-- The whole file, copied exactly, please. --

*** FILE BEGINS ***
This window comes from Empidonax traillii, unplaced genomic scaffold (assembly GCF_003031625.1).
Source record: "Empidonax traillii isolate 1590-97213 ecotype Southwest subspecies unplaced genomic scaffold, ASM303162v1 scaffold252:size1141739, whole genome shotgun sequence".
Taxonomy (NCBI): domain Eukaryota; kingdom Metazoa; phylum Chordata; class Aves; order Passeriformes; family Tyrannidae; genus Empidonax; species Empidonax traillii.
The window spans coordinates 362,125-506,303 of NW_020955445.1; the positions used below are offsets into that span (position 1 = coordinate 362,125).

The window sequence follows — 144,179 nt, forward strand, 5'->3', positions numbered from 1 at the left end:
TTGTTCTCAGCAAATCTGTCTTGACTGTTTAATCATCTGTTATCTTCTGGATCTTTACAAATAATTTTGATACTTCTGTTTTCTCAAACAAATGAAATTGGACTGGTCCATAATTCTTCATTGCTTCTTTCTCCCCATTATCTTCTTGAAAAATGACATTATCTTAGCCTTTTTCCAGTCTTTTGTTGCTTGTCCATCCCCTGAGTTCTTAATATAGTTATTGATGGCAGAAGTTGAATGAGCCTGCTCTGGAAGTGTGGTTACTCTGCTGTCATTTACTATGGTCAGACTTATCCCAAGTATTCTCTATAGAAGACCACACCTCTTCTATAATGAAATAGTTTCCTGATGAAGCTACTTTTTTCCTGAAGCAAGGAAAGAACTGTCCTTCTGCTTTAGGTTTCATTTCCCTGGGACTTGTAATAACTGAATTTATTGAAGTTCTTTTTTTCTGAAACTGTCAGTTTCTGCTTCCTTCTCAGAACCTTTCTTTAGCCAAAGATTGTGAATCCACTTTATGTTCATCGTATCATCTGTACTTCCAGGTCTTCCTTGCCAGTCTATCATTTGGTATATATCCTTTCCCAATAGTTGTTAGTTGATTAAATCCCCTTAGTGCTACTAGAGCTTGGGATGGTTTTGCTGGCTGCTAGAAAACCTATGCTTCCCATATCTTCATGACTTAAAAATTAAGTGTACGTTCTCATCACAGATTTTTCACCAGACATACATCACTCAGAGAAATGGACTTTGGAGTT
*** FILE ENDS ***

This window comes from Empidonax traillii, unplaced genomic scaffold (assembly GCF_003031625.1).
Source record: "Empidonax traillii isolate 1590-97213 ecotype Southwest subspecies unplaced genomic scaffold, ASM303162v1 scaffold252:size1141739, whole genome shotgun sequence".
Taxonomy (NCBI): domain Eukaryota; kingdom Metazoa; phylum Chordata; class Aves; order Passeriformes; family Tyrannidae; genus Empidonax; species Empidonax traillii.
The window spans coordinates 362,125-506,303 of NW_020955445.1; the positions used below are offsets into that span (position 1 = coordinate 362,125).

The window sequence follows — 144,179 nt, forward strand, 5'->3', positions numbered from 1 at the left end:
TTGTTCTCAGCAAATCTGTCTTGACTGTTTAATCATCTGTTATCTTCTGGATCTTTACAAATAATTTTGATACTTCTGTTTTCTCAAACAAATGAAATTGGACTGGTCCATAATTCTTCATTGCTTCTTTCTCCCCATTATCTTCTTGAAAAATGACATTATCTTAGCCTTTTTCCAGTCTTTTGTTGCTTGTCCATCCCCTGAGTTCTTAATATAGTTATTGATGGCAGAAGTTGAATGAGCCTGCTCTGGAAGTGTGGTTACTCTGCTGTCATTTACTATGGTCAGACTTATCCCAAGTATTCTCTATAGAAGACCACACCTCTTCTATAATGAAATAGTTTCCTGATGAAGCTACTTTTTTCCTGAAGCAAGGAAAGAACTGTCCTTCTGCTTTAGGTTTCATTTCCCTGGGACTTGTAATAACTGAATTTATTGAAGTTCTTTTTTTCTGAAACTGTCAGTTTCTGCTTCCTTCTCAGAACCTTTCTTTAGCCAAAGATTGTGAATCCACTTTATGTTCATCGTATCATCTGTACTTCCAGGTCTTCCTTGCCAGTCTATCATTTGGTATATATCCTTTCCCAATAGTTGTTAGTTGATTAAATCCCCTTAGTGCTACTAGAGCTTGGGATGGTTTTGCTGGCTGCTAGAAAACCTATGCTTCCCATATCTTCATGACTTAAAAATTAAGTGTACGTTCTCATCACAGATTTTTCACCAGACATACATCACTCAGAGAAATGGACTTTGGAGTT